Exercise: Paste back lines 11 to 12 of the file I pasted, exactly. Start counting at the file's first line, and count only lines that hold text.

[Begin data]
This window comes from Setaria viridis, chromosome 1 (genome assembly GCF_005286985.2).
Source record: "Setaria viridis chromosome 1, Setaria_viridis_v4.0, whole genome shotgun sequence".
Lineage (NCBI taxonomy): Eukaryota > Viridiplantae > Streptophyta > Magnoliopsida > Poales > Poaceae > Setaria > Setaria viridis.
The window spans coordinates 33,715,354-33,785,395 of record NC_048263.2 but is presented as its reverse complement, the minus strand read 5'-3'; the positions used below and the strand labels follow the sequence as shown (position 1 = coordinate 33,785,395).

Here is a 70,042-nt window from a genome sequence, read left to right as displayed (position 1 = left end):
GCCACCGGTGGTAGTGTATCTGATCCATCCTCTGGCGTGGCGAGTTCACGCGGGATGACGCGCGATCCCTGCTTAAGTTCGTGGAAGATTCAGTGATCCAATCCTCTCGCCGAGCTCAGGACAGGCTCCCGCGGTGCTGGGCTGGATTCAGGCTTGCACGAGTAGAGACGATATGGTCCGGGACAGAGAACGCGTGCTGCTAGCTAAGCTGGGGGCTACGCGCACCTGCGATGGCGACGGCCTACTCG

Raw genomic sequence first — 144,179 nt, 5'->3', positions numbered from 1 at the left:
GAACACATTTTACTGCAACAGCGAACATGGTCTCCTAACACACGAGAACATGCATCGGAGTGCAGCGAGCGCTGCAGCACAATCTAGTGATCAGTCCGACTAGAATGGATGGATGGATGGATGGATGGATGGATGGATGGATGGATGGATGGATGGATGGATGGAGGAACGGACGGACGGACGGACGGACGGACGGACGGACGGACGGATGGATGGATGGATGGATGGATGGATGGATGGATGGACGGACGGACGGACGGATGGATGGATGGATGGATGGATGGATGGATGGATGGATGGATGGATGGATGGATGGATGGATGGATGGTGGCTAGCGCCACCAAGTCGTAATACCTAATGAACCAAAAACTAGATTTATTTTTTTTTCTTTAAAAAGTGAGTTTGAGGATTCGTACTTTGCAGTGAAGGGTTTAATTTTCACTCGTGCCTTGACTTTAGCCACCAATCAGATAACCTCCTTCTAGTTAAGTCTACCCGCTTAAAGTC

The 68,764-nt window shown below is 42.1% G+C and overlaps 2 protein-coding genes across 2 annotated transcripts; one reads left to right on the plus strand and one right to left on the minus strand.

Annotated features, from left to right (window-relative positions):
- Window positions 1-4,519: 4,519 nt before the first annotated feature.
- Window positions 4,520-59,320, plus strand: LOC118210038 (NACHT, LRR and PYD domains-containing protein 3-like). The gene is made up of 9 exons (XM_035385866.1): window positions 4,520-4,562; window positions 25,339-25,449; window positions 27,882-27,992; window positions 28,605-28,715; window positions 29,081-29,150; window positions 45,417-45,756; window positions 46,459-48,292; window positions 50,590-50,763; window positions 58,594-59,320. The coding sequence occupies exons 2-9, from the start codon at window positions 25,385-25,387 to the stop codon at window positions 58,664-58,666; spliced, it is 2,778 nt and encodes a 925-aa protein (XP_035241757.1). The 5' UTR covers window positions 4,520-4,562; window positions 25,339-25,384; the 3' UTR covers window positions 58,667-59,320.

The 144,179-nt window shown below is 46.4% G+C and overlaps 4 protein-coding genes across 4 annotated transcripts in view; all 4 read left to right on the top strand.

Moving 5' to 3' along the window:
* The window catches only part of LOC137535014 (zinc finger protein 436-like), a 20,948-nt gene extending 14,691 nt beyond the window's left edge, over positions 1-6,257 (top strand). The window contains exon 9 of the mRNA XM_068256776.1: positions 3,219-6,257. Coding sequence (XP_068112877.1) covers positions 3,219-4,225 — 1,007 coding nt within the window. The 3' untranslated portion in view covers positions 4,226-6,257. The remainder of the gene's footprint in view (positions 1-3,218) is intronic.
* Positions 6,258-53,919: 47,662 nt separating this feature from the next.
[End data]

- Window positions 1-4,519: 4,519 nt before the first annotated feature.
- Window positions 4,520-59,320, plus strand: LOC118210038 (NACHT, LRR and PYD domains-containing protein 3-like). The gene is made up of 9 exons (XM_035385866.1): window positions 4,520-4,562; window positions 25,339-25,449; window positions 27,882-27,992; window positions 28,605-28,715; window positions 29,081-29,150; window positions 45,417-45,756; window positions 46,459-48,292; window positions 50,590-50,763; window positions 58,594-59,320. The coding sequence occupies exons 2-9, from the start codon at window positions 25,385-25,387 to the stop codon at window positions 58,664-58,666; spliced, it is 2,778 nt and encodes a 925-aa protein (XP_035241757.1). The 5' UTR covers window positions 4,520-4,562; window positions 25,339-25,384; the 3' UTR covers window positions 58,667-59,320.